Dominic Hoey: Dead Birds, Dead Laughter

Hot on the heels of 2022’s Poor People With Money, Tāmaki Makaurau’s most subversive wordsmith Dominic Hoey is back on the scene with his latest poetry collection, The Dead Are Always Laughing At Us. Tackling themes of love, grief and socio-political disenfranchisement in the claustrophobic setting of the pandemic lockdowns, Hoey articulates a swathe of emotions with clarity and concision.

Collaborating with designer Trudi Hewitt, the visual and written mediums combine to present a striking and easily accessible piece of literature that doesn’t require institutional validation or any particular degree of intellectualism for readers to resonate with. Making simplicity stylish and proving once again that he really is bringing ‘Poetry to the People‘, Hoey’s latest collection is a modern, engaging and genre-defying work for anyone who’s feeling a little lonely, a little in love, or a hell of a lot pissed off.

Devon Webb (DW) speaks with Dominic (DH) about the new book, poetry at large and going on a national tour with Dead Bird Books poets.

DW: I believe this is your first book in which you collaborate with a designer, with a specific intention regarding how your poems look on the page. Was there anything that drew you to Trudi Hewitt in particular, and how did you find the collaboration process? Do you think it’s had an impact on how you’ll approach your writing in the future?

DH: I’ve done two books with tattooist, musician and amazing weirdo, Josh Solomon; Party Tricks and Boring Secrets and Bad Advice for Good People. Josh essentially worked as a designer with both, using scissors and paper rather than a computer. 

But I think this is the first time I’ve worked with someone where design is their main skill set. It was really different in the sense that Trudi took a lot of the writing in directions I wouldn’t have expected. I’d actually love to do more of a traditional poetry book in the future. Like 20-odd poems on one theme. But we’ll see what happens.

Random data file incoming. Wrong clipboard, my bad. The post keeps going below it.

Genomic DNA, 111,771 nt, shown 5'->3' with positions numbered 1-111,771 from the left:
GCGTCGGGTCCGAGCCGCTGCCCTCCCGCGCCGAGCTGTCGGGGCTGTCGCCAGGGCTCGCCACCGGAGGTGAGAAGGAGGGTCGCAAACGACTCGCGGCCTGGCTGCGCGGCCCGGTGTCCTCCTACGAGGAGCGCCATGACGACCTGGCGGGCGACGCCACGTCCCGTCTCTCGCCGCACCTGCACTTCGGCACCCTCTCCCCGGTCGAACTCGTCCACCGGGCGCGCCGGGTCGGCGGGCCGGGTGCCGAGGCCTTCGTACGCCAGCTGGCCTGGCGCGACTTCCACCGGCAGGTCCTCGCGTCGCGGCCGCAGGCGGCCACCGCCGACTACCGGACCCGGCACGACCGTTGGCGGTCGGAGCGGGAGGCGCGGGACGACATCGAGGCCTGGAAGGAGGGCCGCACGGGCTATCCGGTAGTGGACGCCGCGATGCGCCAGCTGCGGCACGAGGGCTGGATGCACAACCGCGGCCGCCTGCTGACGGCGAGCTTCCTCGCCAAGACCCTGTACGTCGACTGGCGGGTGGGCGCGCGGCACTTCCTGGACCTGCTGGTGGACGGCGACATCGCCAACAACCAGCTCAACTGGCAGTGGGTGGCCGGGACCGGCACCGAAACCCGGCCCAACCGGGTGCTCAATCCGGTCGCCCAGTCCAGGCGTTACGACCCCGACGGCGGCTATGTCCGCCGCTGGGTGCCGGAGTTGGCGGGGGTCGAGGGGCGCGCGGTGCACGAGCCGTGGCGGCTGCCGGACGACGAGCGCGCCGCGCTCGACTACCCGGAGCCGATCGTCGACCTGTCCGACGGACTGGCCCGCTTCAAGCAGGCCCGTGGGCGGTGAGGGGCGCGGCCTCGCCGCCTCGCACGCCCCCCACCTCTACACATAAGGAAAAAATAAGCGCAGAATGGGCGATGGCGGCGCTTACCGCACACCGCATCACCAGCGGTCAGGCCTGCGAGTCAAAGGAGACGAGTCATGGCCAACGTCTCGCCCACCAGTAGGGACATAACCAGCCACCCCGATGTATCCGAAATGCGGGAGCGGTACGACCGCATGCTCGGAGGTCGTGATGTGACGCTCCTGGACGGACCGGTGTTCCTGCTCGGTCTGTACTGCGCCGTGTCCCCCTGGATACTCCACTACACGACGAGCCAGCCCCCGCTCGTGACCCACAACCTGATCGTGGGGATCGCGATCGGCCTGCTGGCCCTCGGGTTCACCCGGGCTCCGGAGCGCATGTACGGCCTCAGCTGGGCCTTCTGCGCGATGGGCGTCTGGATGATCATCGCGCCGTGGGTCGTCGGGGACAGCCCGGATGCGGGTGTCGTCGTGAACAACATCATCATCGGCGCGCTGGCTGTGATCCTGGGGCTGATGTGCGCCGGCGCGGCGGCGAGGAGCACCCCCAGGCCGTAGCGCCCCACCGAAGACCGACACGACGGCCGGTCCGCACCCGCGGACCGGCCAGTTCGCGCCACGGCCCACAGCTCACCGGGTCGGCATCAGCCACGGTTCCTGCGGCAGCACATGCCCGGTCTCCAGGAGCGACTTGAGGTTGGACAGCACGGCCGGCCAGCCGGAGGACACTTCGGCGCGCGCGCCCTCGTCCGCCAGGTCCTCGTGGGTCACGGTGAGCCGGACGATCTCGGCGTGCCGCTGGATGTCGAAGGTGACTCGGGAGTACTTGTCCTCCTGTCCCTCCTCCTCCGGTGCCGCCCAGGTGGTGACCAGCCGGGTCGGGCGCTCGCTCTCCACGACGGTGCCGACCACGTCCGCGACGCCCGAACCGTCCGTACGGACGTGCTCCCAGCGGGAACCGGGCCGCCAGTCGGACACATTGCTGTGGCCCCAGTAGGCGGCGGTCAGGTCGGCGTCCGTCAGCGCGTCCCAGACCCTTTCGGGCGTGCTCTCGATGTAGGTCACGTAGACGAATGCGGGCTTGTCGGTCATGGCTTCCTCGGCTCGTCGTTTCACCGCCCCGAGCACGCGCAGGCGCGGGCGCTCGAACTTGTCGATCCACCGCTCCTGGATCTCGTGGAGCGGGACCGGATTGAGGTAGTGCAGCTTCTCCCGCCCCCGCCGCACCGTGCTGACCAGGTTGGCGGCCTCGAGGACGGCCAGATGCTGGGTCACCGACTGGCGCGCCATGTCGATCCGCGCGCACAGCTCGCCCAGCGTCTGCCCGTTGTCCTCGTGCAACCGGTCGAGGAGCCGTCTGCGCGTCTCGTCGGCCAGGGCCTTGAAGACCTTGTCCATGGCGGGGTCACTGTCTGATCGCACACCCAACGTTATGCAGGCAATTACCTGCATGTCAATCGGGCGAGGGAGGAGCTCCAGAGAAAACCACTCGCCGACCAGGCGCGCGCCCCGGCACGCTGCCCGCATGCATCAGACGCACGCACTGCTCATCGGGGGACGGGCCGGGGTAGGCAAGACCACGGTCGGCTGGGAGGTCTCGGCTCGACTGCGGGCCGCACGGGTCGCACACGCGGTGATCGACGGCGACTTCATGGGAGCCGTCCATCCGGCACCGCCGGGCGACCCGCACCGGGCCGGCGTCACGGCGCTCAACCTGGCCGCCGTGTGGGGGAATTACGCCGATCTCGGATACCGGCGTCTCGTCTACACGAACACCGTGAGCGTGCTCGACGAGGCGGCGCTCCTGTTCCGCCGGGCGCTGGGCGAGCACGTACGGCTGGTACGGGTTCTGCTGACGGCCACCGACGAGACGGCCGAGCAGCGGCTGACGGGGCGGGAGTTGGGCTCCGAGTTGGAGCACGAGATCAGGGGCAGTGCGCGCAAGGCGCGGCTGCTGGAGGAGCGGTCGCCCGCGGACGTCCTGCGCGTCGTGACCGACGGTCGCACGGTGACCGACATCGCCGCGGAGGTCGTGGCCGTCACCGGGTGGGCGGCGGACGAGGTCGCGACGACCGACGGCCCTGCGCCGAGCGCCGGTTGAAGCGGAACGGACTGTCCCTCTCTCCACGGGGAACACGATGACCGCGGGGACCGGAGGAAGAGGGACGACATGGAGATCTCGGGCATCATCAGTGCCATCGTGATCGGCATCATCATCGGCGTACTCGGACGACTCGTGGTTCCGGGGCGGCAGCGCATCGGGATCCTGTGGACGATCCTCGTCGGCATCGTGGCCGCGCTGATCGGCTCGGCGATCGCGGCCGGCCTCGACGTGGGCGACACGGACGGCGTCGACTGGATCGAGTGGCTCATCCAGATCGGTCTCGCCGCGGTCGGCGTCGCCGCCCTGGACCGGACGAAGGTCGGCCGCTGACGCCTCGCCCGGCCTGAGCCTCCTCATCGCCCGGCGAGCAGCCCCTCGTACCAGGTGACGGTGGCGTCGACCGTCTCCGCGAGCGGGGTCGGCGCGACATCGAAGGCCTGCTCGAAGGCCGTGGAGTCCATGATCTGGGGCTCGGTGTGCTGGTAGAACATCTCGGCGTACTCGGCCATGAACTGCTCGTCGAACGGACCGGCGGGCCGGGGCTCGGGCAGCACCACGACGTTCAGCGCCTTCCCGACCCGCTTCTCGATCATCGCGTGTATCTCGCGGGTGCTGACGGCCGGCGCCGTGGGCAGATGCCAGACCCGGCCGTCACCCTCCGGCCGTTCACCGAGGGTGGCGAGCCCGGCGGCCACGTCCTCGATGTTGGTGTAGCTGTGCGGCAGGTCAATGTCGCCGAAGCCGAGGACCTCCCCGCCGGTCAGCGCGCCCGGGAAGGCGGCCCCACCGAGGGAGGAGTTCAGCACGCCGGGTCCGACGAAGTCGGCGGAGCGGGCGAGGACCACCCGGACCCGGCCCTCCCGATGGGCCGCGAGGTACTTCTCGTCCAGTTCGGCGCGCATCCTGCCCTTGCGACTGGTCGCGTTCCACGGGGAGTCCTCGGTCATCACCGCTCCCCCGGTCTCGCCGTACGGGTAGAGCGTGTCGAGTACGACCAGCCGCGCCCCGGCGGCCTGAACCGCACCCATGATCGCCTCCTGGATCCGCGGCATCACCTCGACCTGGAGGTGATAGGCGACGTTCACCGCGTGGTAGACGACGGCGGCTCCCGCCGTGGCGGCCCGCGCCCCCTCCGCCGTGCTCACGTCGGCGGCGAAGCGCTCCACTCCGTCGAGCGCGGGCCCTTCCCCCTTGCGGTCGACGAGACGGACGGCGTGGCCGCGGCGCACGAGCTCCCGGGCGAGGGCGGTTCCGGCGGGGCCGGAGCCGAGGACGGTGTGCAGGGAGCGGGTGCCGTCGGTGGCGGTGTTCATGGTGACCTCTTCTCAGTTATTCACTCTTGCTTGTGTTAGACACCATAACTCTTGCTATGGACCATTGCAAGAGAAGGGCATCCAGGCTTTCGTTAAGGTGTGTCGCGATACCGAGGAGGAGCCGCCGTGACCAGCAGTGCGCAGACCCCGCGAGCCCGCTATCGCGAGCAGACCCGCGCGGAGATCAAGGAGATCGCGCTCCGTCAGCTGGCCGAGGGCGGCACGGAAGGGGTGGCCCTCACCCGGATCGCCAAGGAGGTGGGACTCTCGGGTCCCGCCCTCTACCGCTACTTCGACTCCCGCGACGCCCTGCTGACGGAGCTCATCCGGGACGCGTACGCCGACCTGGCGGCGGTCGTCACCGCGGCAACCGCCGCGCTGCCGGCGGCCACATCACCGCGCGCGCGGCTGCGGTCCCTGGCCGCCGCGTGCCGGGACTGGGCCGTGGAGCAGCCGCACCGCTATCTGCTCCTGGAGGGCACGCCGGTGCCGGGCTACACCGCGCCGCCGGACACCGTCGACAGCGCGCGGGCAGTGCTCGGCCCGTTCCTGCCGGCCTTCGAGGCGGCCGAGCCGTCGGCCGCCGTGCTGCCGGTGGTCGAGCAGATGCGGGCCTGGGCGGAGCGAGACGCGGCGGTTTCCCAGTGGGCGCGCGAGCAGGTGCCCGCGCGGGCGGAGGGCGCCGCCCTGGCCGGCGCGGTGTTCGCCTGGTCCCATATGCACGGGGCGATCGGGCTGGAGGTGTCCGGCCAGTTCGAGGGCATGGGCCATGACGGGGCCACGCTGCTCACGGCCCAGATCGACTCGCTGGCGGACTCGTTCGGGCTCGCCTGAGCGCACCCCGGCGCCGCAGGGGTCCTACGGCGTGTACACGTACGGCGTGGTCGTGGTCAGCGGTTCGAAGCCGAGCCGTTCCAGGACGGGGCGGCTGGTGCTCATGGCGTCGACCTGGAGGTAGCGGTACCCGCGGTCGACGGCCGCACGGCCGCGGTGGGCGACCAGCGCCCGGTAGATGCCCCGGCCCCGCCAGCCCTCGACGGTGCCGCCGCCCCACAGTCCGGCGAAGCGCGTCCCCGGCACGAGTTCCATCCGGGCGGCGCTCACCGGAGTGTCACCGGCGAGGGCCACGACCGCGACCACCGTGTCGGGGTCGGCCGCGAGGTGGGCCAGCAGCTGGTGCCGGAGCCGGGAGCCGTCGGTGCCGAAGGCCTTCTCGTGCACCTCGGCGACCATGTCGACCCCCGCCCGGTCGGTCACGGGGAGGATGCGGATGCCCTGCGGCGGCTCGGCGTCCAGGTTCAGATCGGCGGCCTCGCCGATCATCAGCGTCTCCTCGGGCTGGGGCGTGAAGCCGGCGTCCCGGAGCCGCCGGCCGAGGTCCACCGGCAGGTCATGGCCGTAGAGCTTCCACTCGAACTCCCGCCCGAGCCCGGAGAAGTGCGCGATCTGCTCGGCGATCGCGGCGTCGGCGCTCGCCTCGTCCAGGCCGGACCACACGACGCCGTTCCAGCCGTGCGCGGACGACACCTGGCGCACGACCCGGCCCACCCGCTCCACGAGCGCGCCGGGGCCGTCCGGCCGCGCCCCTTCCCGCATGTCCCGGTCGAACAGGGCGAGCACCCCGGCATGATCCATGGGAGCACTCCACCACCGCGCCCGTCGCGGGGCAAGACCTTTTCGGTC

DW: In the introduction of the book, you speak about wanting to make your work as accessible as possible. I think this is such a wonderful and important approach, and ties in with how vocal you are about navigating dyslexia and disability as a writer. Can you tell us a little more about that, and the way you and Trudi used space, shape and simplicity to create a unique presentation of poetry? Is there anything you’d like to say to others in the industry regarding how they can contribute to this accessibility?

DH: I remember years ago when I was still rapping, I’d do poetry gigs sometimes on the side. But most of my mates wouldn’t come cos the shows were either really conservative or just absolute madness. But my one mate would attend every show. Ones at the uni where people are sipping tea and nodding their heads, ones at bars where everyone’s so drunk they can barely get on stage.  

And I remember performing one night and afterwards he was like, I love it but I don’t know what you’re talking about half the time. I remember thinking why the fuck am I writing shit my mate doesn’t understand to impress people who I have nothing in common with. 

So from that point on (I think this was 2006) I really put accessibility at the forefront of what I do. There’s no reason you can’t have maximum emotional impact and still have subtext with really simple writing. 

In regards to working with Trudi, I liked the idea of someone who wasn’t sure if poetry is ‘for them’ picking up the book and opening it and seeing a page with some big statement on it, or a beautiful couplet. and then being drawn into the book.  

I think it’s two-fold in regards to the industry. There are such limited funds and resources that people often don’t have the capacity to think about accessibility too much. On the other hand, there’s heaps of people who can’t see how inaccessible it is. So they don’t think there’s an issue, ya know.  

DW: This is a book that very much feels like it was born from the lockdown era—it has a sense of claustrophobia to it, the idea of being trapped in a house or a city or a screen, with a mania that seems to degrade towards the end, especially in the final poem. How do you think the isolation of the pandemic affected your creative thoughts and processes? Did you notice a distinct shift from your pre-pandemic poetry?